Author: Jorge C. Carrasco

60 Years On: Reflections on the Revolution in Cuba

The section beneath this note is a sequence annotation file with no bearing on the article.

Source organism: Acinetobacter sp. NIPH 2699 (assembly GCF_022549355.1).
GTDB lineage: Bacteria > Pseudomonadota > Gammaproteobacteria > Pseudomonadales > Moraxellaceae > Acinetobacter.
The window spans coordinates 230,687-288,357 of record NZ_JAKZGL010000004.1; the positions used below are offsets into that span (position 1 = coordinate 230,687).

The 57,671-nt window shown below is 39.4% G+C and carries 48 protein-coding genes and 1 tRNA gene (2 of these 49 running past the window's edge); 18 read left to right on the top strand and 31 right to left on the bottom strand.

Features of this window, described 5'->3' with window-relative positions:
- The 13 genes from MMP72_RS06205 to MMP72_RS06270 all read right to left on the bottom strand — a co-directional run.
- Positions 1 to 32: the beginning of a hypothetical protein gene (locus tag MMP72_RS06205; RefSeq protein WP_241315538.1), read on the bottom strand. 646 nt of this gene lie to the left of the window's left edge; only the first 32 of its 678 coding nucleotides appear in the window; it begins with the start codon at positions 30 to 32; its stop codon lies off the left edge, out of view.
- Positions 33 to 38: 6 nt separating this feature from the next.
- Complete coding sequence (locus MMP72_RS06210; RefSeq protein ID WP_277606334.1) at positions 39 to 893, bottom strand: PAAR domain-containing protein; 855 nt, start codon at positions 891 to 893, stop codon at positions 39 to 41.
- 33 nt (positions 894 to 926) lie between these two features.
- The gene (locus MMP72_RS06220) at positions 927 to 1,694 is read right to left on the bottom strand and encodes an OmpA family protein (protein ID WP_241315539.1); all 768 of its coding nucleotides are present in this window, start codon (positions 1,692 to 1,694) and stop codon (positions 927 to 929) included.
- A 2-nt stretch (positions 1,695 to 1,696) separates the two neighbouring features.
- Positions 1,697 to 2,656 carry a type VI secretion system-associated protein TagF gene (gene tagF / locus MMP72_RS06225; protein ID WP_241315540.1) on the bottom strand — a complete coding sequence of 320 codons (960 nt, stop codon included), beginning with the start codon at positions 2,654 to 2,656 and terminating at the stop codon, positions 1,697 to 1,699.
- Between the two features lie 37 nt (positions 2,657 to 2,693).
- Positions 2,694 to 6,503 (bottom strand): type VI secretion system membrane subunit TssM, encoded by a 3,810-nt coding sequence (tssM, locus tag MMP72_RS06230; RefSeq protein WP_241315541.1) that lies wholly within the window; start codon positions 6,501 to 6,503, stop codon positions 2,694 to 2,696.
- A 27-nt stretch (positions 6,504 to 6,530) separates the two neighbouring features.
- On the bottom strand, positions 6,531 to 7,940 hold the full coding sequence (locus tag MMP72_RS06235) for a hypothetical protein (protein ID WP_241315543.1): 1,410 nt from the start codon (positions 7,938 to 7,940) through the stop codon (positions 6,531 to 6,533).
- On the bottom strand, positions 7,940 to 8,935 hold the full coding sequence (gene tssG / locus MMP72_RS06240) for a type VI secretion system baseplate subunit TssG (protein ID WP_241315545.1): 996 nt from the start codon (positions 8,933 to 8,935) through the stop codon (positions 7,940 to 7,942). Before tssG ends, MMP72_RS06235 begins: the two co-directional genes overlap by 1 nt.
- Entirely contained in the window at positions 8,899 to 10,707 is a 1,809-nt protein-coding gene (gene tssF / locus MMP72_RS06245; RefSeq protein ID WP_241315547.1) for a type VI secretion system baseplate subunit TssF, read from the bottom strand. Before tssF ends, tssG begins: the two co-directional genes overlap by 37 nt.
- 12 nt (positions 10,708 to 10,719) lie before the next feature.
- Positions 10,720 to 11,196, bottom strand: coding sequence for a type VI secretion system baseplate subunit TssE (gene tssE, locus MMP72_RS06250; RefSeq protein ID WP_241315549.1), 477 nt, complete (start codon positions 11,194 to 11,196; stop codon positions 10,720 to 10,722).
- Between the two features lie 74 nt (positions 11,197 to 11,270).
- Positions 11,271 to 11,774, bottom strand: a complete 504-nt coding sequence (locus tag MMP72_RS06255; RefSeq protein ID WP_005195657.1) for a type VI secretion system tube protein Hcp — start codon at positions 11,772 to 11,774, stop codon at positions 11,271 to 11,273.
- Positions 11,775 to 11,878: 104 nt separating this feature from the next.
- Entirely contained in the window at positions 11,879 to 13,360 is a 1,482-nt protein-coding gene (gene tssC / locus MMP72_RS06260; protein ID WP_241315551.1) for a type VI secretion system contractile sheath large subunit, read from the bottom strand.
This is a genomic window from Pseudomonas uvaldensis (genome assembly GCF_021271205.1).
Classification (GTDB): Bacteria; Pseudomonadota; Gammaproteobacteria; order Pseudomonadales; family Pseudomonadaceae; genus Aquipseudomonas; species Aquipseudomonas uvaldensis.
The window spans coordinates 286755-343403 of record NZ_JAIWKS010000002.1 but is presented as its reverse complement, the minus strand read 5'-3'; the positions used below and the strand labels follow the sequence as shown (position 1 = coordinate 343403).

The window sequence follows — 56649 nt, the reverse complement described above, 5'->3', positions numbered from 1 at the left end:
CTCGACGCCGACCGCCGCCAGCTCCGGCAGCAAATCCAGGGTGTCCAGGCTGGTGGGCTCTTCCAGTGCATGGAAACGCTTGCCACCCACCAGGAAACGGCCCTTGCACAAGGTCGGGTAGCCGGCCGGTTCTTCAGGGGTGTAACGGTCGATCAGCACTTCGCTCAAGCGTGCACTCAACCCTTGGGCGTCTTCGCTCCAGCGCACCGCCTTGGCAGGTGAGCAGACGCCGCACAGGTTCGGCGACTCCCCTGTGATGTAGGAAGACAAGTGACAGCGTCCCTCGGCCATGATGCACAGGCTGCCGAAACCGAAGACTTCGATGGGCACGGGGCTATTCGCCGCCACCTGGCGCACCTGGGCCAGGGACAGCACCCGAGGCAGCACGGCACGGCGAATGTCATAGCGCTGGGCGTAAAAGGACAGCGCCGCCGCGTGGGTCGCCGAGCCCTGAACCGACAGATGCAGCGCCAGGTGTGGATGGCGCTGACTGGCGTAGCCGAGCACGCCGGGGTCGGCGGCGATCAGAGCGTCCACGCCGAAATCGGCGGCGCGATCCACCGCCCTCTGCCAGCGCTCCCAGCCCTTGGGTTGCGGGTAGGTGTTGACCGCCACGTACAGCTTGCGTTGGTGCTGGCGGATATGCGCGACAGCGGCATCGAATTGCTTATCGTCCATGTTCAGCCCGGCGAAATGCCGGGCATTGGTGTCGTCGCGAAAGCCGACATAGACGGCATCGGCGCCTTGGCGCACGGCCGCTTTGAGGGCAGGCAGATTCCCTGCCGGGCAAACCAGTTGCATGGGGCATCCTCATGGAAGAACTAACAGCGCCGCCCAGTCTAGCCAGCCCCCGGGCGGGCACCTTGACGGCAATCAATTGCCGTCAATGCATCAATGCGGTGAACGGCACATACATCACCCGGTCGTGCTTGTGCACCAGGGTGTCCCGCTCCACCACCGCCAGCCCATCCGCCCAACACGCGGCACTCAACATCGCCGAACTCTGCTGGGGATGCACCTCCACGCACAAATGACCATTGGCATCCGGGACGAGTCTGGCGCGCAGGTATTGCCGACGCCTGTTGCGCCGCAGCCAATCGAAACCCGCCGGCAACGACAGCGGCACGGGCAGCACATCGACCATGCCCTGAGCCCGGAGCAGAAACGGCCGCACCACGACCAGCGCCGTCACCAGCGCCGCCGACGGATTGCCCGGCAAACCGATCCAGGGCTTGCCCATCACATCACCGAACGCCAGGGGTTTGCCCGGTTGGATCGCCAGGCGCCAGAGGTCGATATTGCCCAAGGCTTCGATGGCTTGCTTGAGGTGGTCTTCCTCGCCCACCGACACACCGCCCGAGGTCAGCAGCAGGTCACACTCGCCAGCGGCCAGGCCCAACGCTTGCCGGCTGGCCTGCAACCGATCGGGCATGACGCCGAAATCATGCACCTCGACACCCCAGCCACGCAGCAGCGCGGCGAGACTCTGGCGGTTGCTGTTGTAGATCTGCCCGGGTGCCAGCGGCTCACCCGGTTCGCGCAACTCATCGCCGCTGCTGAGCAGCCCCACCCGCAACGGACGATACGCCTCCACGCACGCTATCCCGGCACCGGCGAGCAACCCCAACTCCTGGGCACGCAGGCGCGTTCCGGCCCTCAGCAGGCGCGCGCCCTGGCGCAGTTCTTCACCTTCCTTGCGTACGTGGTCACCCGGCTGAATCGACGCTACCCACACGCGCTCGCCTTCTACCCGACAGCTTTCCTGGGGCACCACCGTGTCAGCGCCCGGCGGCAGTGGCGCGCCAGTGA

Sixty years ago, as thousands of Cubans celebrated the fall of Fulgencio Batista’s regime, an atmosphere of hype and hatred was also overtaking Havana. Not many people foresaw what was to come, but on January 1, 1959, the Republic of Cuba was murdered. Few tears were shed for her at the time—some were too busy desperately packing their bags, while others were preoccupied with burning cars and smashing storefront windows. The institutions not destroyed by the previous dictatorship were savagely dismembered in the following months and years by the Castro regime. Cuba’s National Congress would never again return to session in the National Capitol building (or anywhere else, for that matter). Christmas, bars and cabaret clubs, independent trade unions, religious schools, private clubs, large and small businesses, any and all vestiges of what was Cuba before communism—all of these were destroyed, expropriated, or otherwise expunged from the lives and minds of the Cuban people. The Cuban Revolution never disguised its contempt for the greatest symbol of the Republican era: Havana itself. The Havana Hilton hotel …